Dental health is crucial for maintaining a healthy smile and avoiding costly dental procedures, but you could experience even more benefits from keeping your teeth and gum healthy. Research has shown that oral health also impacts the health of many other parts of the body, consequently affecting your overall health and quality of life. If you want to live a healthy life, maintaining a good dental health routine can make a difference. Let’s have a look at how your body’s overall health can be affected by good oral health habits.
Decrease Your Risk of Getting Heart Disease
Several studies have shown that good oral health could be important to keep your heart in good shape. Gum disease has been associated with heart disease, blood vessel blockage, and strokes. While more research is necessary to establish a clear cause-and-effect relationship, several studies show clear indications of the relationship between gum disease and a number of cardiovascular problems.
Effects on Memory and Risk of Getting Dementia
Periodontal (gum) disease has been linked with a higher risk of getting dementia. Studies also indicate that gum disease could lead to other cognitive problems such as memory loss.
Gingivitis was also associated with lower cognitive performance in a study done by the Journal of Neurology, Neurosurgery & Psychiatry.
Better Self-Esteem and Confidence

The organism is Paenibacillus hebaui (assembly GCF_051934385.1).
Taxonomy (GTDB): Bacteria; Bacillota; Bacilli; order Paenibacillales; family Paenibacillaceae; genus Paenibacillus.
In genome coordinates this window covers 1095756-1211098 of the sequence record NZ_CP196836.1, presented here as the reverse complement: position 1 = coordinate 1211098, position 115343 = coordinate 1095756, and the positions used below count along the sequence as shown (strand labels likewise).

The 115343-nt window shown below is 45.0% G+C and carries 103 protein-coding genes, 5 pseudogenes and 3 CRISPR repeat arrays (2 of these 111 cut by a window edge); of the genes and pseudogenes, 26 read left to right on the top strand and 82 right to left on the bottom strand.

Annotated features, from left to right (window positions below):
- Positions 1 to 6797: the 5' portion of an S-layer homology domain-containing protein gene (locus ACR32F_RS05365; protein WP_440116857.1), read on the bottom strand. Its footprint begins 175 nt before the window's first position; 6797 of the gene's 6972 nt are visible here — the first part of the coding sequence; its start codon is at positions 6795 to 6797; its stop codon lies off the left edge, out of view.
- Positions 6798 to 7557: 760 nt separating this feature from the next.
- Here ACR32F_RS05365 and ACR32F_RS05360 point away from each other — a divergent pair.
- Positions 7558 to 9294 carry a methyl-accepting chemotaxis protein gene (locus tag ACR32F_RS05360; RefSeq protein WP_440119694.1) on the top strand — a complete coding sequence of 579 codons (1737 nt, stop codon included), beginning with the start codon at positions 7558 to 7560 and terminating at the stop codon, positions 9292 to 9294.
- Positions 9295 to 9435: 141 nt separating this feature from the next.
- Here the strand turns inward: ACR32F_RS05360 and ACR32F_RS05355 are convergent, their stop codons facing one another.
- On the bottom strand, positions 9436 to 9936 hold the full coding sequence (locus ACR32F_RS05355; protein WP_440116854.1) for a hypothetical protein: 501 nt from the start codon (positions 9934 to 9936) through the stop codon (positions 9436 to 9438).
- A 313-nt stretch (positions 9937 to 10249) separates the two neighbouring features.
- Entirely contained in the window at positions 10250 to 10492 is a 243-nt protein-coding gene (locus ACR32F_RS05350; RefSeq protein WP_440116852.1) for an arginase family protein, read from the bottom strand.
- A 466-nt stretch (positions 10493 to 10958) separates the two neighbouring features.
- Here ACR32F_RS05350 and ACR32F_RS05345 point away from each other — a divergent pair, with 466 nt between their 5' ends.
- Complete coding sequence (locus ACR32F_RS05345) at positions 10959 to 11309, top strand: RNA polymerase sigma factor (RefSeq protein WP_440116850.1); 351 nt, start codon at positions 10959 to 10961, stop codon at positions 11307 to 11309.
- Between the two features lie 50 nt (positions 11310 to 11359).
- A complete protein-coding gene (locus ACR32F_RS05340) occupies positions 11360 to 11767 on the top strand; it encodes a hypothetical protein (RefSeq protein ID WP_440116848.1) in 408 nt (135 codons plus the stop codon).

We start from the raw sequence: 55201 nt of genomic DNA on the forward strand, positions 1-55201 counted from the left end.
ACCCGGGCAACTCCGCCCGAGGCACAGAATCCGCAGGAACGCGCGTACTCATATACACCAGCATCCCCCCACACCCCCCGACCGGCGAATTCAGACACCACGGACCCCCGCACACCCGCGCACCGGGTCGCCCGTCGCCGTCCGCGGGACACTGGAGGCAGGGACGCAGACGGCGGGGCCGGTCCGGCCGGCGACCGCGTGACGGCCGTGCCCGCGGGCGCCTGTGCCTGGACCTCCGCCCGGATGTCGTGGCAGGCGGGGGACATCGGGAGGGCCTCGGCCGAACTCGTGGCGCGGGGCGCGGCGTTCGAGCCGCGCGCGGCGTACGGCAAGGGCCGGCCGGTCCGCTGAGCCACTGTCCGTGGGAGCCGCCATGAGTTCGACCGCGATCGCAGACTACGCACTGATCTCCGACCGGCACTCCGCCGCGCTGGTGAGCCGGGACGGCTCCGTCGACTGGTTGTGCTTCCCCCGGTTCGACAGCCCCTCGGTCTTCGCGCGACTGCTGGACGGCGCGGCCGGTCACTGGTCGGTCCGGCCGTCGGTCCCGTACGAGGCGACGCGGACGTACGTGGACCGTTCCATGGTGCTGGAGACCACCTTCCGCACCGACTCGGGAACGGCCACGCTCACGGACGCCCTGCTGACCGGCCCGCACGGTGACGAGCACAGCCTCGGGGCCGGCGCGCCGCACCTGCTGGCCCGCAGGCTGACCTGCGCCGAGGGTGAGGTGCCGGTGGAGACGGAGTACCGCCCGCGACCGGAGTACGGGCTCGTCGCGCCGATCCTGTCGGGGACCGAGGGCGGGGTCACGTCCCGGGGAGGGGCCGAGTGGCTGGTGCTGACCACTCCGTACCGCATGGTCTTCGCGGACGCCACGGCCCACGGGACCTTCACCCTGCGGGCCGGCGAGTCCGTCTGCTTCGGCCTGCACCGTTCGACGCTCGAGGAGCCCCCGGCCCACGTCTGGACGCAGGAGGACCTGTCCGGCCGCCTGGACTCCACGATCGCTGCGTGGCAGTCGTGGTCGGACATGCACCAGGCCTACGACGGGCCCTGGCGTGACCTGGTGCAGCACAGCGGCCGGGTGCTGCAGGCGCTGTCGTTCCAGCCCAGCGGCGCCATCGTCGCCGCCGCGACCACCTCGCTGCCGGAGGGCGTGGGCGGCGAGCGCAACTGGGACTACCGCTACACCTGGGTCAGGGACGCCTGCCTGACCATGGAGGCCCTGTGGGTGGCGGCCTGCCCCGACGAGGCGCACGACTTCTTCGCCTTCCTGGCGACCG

A healthy, good looking smile could significantly improve a person’s quality of life. People with bad looking teeth and other dental health issues (such as bad breath) often avoid social situations because they are self-conscience about their dental issues and don’t want people to see their bad teeth or smell their breath. This can eventually lead to serious mental health issues such as depression. Dental issues can cause pain, which can affect the quality of sleep at night, and bring about discomfort during the day.
Infections and Inflammation
Bad dental health has been linked with a higher risk of developing infections throughout the body. Studies have linked periodontal disease with chronic inflammatory problems such as rheumatoid arthritis.
Conflicting Study Results on Gum Disease and Premature Birth
A few studies have linked gum disease with a higher risk of premature birth. More research is necessary though since a few other studies have not been able to make this association.
Either way it is advisable to seek treatment if you suffer from periodontal disease. It’s advisable to get treatment as soon as possible, before more damage is done to your teeth, gum, or other parts of your body are impacted.
It’s clear that oral health is important for several reasons. Even though many studies have not provided conclusive evidence on the relation between oral and overall health yet, more and more studies are showing links between dental health and a range of diseases and health problems. Make sure to maintain a good oral health routine, brushing at least twice a day and flossing every day, to avoid any of the negative effects that bad oral health can have.
Zane Schwarzlose writes for Greenspoint Dental, a Houston dental office. Zane likes having good oral health.
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